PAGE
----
The apparent disarray in the Intelligence Community over the now-you-see-them, now-you-don’t “talking points” has moved beyond farce and into crisis. Sure, it seems like a small thing, but it’s not — if this is how our intelligence services operate under political pressure, then at some point we have to ask: What good are they? I addressed the administration’s preposterous shifting explanations the other day in my New York Post column:
More than two months after an Islamist attack on the American consulate in Benghazi that left four Americans dead, including US Ambassador to Libya Chris Stevens, we still don’t know what really happened that night — and, thanks to a secretive White House and an incurious Washington press corps, we probably never will. Not officially, that is.
But there’s no real mystery about it. From the evidence that’s emerged in dribs and drabs since the Sept. 11 calamity, it’s clear that Ansar al-Sharia, a Libyan al Qaeda-affiliated group coordinating with its allies elsewhere in the Muslim world, used the cover of riots in Cairo to launch a preplanned assault on our lightly guarded Benghazi consulate and a CIA safe house that may have been doubling as a secret prison.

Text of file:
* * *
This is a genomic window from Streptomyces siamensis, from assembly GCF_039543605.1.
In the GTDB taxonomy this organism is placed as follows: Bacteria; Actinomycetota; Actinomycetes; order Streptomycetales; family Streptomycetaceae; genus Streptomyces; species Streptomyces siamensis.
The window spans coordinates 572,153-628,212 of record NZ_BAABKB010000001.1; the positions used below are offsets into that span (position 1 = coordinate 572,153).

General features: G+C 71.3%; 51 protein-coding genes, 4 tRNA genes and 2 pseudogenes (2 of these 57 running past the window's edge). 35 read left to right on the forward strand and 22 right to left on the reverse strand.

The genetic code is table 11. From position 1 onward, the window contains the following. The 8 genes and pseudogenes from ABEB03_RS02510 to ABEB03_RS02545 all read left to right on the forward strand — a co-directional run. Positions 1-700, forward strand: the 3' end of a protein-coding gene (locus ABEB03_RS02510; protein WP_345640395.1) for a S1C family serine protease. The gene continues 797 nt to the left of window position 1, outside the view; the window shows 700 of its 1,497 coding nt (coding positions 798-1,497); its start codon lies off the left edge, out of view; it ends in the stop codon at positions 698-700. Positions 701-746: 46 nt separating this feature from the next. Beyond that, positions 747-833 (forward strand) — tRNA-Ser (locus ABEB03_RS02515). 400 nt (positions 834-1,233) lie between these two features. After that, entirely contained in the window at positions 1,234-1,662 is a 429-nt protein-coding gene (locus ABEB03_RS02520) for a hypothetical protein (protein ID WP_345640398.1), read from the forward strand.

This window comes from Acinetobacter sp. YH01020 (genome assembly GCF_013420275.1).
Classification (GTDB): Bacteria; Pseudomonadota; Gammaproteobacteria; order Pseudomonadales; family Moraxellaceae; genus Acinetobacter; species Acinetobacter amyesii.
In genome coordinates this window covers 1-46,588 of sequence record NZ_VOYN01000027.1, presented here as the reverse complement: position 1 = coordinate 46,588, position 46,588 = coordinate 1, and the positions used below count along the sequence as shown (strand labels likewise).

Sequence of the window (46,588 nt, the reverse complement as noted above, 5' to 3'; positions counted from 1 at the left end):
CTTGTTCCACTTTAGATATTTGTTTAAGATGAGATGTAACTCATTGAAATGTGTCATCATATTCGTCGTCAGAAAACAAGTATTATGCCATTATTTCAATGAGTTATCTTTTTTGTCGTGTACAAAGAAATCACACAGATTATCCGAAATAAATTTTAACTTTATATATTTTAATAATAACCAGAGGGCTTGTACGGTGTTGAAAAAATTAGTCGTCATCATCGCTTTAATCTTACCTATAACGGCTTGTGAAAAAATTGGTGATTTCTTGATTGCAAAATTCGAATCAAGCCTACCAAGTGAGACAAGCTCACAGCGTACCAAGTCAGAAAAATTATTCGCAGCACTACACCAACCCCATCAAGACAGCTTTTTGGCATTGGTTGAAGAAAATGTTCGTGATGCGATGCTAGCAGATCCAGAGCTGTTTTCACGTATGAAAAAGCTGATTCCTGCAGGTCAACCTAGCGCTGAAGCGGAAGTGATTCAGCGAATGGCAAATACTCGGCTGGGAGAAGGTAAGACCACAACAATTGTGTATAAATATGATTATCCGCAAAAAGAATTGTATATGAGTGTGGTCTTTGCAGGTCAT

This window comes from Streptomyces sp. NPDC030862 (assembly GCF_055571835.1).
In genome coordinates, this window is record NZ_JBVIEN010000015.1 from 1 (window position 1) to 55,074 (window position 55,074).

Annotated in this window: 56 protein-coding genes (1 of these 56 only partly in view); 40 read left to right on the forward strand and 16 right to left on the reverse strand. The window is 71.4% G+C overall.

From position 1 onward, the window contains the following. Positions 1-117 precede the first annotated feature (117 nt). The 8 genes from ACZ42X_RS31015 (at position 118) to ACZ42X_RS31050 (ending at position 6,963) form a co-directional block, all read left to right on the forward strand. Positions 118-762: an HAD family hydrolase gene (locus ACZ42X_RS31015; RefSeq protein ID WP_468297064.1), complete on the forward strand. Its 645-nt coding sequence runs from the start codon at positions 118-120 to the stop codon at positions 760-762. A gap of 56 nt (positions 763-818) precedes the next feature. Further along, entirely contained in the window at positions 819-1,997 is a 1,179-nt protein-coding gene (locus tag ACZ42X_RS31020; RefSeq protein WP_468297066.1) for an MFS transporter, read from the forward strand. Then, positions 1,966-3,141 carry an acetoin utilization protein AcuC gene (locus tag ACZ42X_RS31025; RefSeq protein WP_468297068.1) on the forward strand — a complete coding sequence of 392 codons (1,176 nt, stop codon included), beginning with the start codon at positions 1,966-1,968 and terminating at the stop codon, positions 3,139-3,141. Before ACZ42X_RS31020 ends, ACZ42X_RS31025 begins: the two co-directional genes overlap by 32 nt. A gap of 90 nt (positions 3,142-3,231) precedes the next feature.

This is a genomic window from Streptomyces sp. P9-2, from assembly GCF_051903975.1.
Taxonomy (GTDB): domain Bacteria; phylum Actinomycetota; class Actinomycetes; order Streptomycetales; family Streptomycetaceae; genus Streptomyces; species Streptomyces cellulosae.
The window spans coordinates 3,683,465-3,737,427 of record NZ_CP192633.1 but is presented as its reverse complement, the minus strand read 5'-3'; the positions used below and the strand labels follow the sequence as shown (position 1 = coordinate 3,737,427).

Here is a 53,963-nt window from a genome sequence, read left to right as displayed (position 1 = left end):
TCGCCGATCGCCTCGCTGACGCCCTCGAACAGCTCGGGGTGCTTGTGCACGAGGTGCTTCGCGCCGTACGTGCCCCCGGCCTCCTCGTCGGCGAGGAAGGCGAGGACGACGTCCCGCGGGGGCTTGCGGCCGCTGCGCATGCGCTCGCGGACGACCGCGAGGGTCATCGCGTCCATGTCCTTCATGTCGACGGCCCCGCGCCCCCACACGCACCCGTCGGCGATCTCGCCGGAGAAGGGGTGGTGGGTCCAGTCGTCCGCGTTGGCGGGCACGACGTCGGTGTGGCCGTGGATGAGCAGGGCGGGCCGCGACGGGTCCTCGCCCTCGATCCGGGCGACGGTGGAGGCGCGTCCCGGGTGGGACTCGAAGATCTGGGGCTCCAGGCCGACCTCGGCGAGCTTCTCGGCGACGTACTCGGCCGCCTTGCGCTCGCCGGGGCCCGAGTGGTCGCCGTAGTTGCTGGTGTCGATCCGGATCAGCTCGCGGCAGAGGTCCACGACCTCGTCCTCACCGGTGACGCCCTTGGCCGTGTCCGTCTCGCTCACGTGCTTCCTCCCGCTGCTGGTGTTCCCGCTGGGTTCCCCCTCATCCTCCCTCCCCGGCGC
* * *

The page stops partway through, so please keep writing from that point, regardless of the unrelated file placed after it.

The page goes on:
That much was clear to our intelligence community almost immediately — and, in any case, should have been the working hypothesis from the jump.
The Arab Spring, falsely painted by a soft-headed US media as a purely pro-democracy movement, has in fact prompted seizure of power by Islamists. Benghazi, an armed hotbed of radicalism, was a fine target of opportunity for a strike at the Great Satan.
What’s also heart-rendingly clear is that our diplomats and security personnel understood the danger they were in, repeatedly requested more resources — and were left to die, as US military and intelligence assets monitored their deaths in real time, lacking the orders to protect them.
Benghazi was a first-class military and moral disgrace, and one that the Democrats paid absolutely no price for in the recent election.
But it’s not supposed to be the IC’s function to protect the executive’s reputation — it’s supposed to protect the country. Consistently wrong in its threat assessments, the CIA has long been both a political plaything and a national embarrassment, and as for the absurd Office of the Director of National Intelligence headed up by James Clapper, the less said the better. Oh, what the hell:
Finally, to turn farce into insult, hapless Director of National Intelligence James Clapper scuttled forth from his let’s-pretend lair to claim that his office — nominally, the highest rung of the intelligence-community ladder — had edited the CIA’s early talking points memo to remove all references to al Qaeda and terrorism.
That claim was met with peals of incredulous laughter within the IC, where Clapper (like Petraeus, a retired general) is regarded as a buffoon and his office (created as part of the ham-fisted Bush response to 9/11) as a useless, money-sucking bureaucratic appendage that does nothing to increase national security — but is easily manipulated by a cynical president with a domestic axe to grind.